Think Warm Thoughts.
How to Get Better During the Winter!
By Snyper on 1/3/11
Matt is an opinionated* golf enthusiast from Pennsylvania. He coaches at the high school level, molding the minds and swings of our next generation. His column will appear each Monday on ClubSG. Feel free to chime in with your thoughts and opinions of Matt in the comments. Don't hold back- because Matt won't.

With the golf season winding down (or over) for many of us who live north of the Mason Dixon, it is a time of reflection on the season that was. If you want 2011 to be better than the 2010 season, this 3-part series will tell you how to take advantage of the winter months and prepare for spring.

(Part 1)

Golf is no different than any other sport. If you want to succeed, you need to have a plan. It is extremely important to take time and evaluate your game in all aspects. If you want to improve, pull out a pen and paper and start formulating a plan for how you are going to be a better golfer next season. I recommend that you start your plan with a self-evaluation.

Every player, no matter your handicap, has pretty clear strengths and weaknesses. So, grab that pen and start things off by listing your strengths and your weaknesses. High handicappers will likely be more general with the things on their lists than will the more accomplished players. For example, a strength for a 25 handicap may be that he or she makes good shots from inside of 100 yards. A scratch golfer, perhaps, may list a similar strength to be their ability to get up and down from within 100 yards. The point here is that you are listing your strengths and weaknesses from your perspective.
Be realistic about the area of your game that you want to improve.

Once this list is complete, it is up to you to decide what you want to improve upon in the coming year. Obviously, we would like to get better at everything. And while I hate to burst your bubble, the reality is, that ain’t happening. So, be realistic about the area of your game that you want to improve. High-handicap players should try to stay away from evaluating how many strokes each weakness costs them during their rounds. Instead, focus on the weakness that is going to make the round much more enjoyable for you if you can improve it. In other words, if you break an average of four putters every year because you get angry about three putting every green, then focus on improving your number of putts per round (and perhaps some anger management). Maybe your frustrations are a result of the number of tee shots that you hit into the trees or out of bounds each round. You, then, should focus then on hitting more fairways. Naturally, improving any weakness is going to lower your scores, so worry more about fixing things that are going to allow you to enjoy yourself more while you are playing. This will help you stay motivated to practice and play as you work towards improving. For the lower handicaps, you should be doing just the opposite. Most likely, you are already playing and practicing quite regularly and shooting lower scores is motivation enough for you to put in the time that is necessary to improve. So, you should be searching your weaknesses for the areas of your game that are costing you the most strokes. For example, in my game, my scores on par 5’s are unacceptable. After evaluating this situation, I noticed that my second shots on those holes are a big weakness. While I’m probably only talking about four shots throughout an entire round, those four shots can cost me as many as five or six strokes. So, this is a weakness that I plan to focus on strengthening next season. For single digit and lower handicaps, your weaknesses are naturally going to be smaller and more specific. However, that makes them no less important to your game.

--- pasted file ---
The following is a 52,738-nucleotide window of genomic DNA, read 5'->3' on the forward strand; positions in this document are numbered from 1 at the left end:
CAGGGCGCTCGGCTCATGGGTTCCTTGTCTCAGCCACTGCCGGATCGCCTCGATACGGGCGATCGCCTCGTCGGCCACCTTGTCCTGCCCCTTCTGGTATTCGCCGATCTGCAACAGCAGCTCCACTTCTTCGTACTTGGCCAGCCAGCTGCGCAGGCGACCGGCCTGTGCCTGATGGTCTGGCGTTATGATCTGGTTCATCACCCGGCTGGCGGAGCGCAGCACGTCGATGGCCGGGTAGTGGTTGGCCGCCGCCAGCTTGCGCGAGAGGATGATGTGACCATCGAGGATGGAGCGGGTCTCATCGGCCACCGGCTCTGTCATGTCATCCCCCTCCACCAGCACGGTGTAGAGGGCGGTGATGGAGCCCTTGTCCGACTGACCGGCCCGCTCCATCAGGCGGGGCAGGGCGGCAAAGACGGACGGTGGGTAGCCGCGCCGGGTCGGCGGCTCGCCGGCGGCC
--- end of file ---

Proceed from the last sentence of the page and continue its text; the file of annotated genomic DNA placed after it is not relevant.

Regardless of your handicap, I would suggest picking no more than two of your weaknesses to target for the upcoming season.

Regardless of your handicap, I would suggest picking no more than two of your weaknesses to target for the upcoming season. Improving anything in your game takes time and a great deal of effort, so one or two areas of improvement are quite sufficient for a season. You do not want your goals to become an obstruction or a deterrent. A necessary level of success along the way is vital to maintaining your desire to see your plan through to the finish. Spreading out your focus to four or five goals is going to prevent you from improving any of them to the level that you desire.

So, to summarize part one, evaluate the strengths and weaknesses of your game. You can be as specific or general as you wish. It is your game and your evaluation, so criticize as you please. Once you’ve made your list and you’ve checked it twice, select one or two of your weaknesses that you would like to improve. Be excited about your choices and about the potential of considering these areas to be strength instead of a weakness. Keep those positive thoughts throughout the cold and the snow. When spring finally does arrive, you’ll already be off to a good start!

* Matt's views and opinions are his own do not necessarily reflect those of SkyGolf.

photo source

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